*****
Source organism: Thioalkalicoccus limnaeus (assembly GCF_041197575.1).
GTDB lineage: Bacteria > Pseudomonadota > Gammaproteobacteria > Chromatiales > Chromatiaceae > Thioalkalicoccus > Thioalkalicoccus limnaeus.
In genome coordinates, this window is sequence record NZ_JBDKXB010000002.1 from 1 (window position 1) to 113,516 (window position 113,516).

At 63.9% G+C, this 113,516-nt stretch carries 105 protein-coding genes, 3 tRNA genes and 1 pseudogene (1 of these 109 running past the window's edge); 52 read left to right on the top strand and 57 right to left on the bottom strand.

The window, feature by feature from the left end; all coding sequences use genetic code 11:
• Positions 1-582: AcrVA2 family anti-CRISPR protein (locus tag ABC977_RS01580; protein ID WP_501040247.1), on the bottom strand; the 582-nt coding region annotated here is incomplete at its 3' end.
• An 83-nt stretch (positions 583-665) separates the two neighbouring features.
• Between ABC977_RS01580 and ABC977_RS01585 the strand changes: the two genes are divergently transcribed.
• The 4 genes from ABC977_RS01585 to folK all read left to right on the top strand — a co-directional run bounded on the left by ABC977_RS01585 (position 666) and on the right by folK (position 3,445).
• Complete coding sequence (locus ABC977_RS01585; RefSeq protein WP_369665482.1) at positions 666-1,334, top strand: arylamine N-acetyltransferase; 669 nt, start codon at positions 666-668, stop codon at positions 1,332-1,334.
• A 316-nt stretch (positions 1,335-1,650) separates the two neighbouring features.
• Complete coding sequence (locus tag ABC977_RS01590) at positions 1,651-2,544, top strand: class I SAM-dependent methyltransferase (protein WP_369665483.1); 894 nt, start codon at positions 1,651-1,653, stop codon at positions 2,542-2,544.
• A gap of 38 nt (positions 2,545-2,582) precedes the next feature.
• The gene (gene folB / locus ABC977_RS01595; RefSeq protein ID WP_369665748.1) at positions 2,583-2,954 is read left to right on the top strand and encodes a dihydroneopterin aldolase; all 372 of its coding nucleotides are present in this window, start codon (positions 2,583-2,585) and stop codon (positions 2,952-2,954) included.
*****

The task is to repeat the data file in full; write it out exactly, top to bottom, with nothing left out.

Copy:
Source organism: Thioalkalicoccus limnaeus (assembly GCF_041197575.1).
GTDB lineage: Bacteria > Pseudomonadota > Gammaproteobacteria > Chromatiales > Chromatiaceae > Thioalkalicoccus > Thioalkalicoccus limnaeus.
In genome coordinates, this window is sequence record NZ_JBDKXB010000002.1 from 1 (window position 1) to 113,516 (window position 113,516).

At 63.9% G+C, this 113,516-nt stretch carries 105 protein-coding genes, 3 tRNA genes and 1 pseudogene (1 of these 109 running past the window's edge); 52 read left to right on the top strand and 57 right to left on the bottom strand.

The window, feature by feature from the left end; all coding sequences use genetic code 11:
• Positions 1-582: AcrVA2 family anti-CRISPR protein (locus tag ABC977_RS01580; protein ID WP_501040247.1), on the bottom strand; the 582-nt coding region annotated here is incomplete at its 3' end.
• An 83-nt stretch (positions 583-665) separates the two neighbouring features.
• Between ABC977_RS01580 and ABC977_RS01585 the strand changes: the two genes are divergently transcribed.
• The 4 genes from ABC977_RS01585 to folK all read left to right on the top strand — a co-directional run bounded on the left by ABC977_RS01585 (position 666) and on the right by folK (position 3,445).
• Complete coding sequence (locus ABC977_RS01585; RefSeq protein WP_369665482.1) at positions 666-1,334, top strand: arylamine N-acetyltransferase; 669 nt, start codon at positions 666-668, stop codon at positions 1,332-1,334.
• A 316-nt stretch (positions 1,335-1,650) separates the two neighbouring features.
• Complete coding sequence (locus tag ABC977_RS01590) at positions 1,651-2,544, top strand: class I SAM-dependent methyltransferase (protein WP_369665483.1); 894 nt, start codon at positions 1,651-1,653, stop codon at positions 2,542-2,544.
• A gap of 38 nt (positions 2,545-2,582) precedes the next feature.
• The gene (gene folB / locus ABC977_RS01595; RefSeq protein ID WP_369665748.1) at positions 2,583-2,954 is read left to right on the top strand and encodes a dihydroneopterin aldolase; all 372 of its coding nucleotides are present in this window, start codon (positions 2,583-2,585) and stop codon (positions 2,952-2,954) included.